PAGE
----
The one tenet of toddler-wrangling that I will stand by until the end of time 2 weeks ago

The one tenet of toddler-wrangling that I will stand by until the end of time

Most toddler parents have been in this position before: There's a meltdown on the horizon because a toddler is being asked, simply, to go somewhere.

Tell me you haven't been there. "Okay, no we're leaving the playground to go to the supermarket!" Aha, you naive little mite, toddler says absolutely no way. They – like Leo DiCaprio in Wolf of Wall Street – are not leaving. And they're about to make you pay for the mere suggestion of it. Cue the meltdown: kicking, screaming, throwing things, clinging on to the legs of whomsoever is lucky enough to be staying put. It's TIRING. Not to mention mortifying, at times.

I've been there more times than I can count, and it forced me to come up with a solution that wouldn't quite solve the issue but would certainly help me in times of dire need.

I've made a habit, and applied it daily until it stuck, of sitting my two-year-old down, on my lap facing me, and asking her (with an embarrassingly forced sense of wonderment) if she would like to hear THE PLAN.

The plan, I then explain to her, involves in great detail, what we're doing that day to the best of my knowledge.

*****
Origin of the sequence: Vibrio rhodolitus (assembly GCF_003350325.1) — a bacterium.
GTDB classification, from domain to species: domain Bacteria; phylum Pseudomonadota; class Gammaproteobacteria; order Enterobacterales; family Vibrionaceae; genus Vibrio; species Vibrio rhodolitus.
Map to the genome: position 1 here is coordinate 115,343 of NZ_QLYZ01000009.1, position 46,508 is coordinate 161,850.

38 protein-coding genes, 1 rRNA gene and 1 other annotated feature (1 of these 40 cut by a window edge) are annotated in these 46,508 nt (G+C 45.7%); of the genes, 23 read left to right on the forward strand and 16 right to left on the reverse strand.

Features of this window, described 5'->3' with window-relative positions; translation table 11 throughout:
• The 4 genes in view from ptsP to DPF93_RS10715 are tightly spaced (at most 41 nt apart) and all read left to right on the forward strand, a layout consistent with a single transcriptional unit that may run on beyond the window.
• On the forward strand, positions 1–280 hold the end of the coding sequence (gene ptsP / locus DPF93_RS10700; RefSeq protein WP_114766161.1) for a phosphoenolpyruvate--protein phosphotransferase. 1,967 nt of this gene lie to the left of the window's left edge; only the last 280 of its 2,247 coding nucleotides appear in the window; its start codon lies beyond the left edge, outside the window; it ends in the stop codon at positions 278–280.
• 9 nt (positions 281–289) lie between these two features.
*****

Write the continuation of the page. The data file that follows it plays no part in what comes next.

It might, on a given day, go something like this:

"First, we're going to get dressed in a lovely dress. Then, we're going to have a snack (name snack if applicable, the more detail the better). Then, I'm going to put you into the car and you can bring ANY toy you want. Then, we're going to the shops for bread and milk. Then we're going to school for a while and you can see your friends. Then mammy will collect you and we'll go to the park. And then it'll be time for a bath!"

Telling her this on a daily basis allows a few things to happen. Firstly, it lets her little mind accept and process what'll be happening that day, which is key – toddlers (children of all ages, too) appreciate routine and knowing what's going to happen so they aren't taken too much by surprise in what can be a very bewildering world. When you're that little, any amount of preparation for a day's events will be welcome.


It also allows me to bookend the elements she might not like with things that will appease her, for instance: She doesn't like getting dressed, but she does like to wear dresses, so I use the dress as a salve to make the idea of getting dressed sit a little easier. Likewise with the car – she won't necessarily jump for joy at being strapped to a seat for 30 minutes but she will look forward to the big exciting prospect of choosing a toy to bring, thus making the car sound better. And lastly, after school (which she doesn't adore) there's friends, mammy pick-ups and the park to look forward to.

And if, during the day, there are objections to any of the planned activities, sometimes all it takes is a reminder that "this was in our plan" for them to acquiesce. Should something in your plan have to be changed for whatever reason (like the day she was JAZZED about going to Claphandies class and we got there and I realised the previous week was the last of that term) you can big it up by announcing a "special" detour and promising a return to plan thereafter.

I'm absolutely not saying this method always works, but it does give a sense of control and choice and security to my daughter's tiny mind, and I know it calms her to know what to expect. It might help you, too!